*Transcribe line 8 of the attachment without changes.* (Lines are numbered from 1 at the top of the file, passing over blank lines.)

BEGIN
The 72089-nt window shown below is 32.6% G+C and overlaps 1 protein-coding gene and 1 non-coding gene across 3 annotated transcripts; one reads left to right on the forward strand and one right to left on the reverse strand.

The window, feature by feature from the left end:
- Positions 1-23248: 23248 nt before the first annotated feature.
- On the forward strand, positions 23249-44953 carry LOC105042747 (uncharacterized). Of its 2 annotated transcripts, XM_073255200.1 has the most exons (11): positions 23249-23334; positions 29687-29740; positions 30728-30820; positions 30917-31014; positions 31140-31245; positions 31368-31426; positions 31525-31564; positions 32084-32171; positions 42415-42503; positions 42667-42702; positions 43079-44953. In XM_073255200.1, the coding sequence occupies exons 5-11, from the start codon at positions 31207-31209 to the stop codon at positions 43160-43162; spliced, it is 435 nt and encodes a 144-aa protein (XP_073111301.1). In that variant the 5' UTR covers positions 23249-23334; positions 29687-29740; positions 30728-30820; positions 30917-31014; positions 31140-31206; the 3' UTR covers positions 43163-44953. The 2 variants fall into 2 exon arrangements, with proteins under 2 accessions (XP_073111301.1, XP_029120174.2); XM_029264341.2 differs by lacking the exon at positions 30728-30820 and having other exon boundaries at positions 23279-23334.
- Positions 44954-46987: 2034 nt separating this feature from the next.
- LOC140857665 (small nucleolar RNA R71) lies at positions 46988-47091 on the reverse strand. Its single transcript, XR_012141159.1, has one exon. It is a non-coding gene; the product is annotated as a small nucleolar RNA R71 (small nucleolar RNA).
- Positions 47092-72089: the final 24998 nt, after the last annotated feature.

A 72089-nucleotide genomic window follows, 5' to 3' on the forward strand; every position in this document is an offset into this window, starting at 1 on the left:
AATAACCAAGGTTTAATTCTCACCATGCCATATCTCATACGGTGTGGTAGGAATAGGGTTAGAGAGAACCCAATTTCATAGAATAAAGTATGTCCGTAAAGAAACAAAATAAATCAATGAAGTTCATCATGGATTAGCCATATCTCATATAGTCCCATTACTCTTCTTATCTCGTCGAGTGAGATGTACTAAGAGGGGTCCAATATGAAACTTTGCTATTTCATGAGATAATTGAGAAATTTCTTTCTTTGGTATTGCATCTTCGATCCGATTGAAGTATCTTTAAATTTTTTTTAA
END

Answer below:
A 72089-nucleotide genomic window follows, 5' to 3' on the forward strand; every position in this document is an offset into this window, starting at 1 on the left: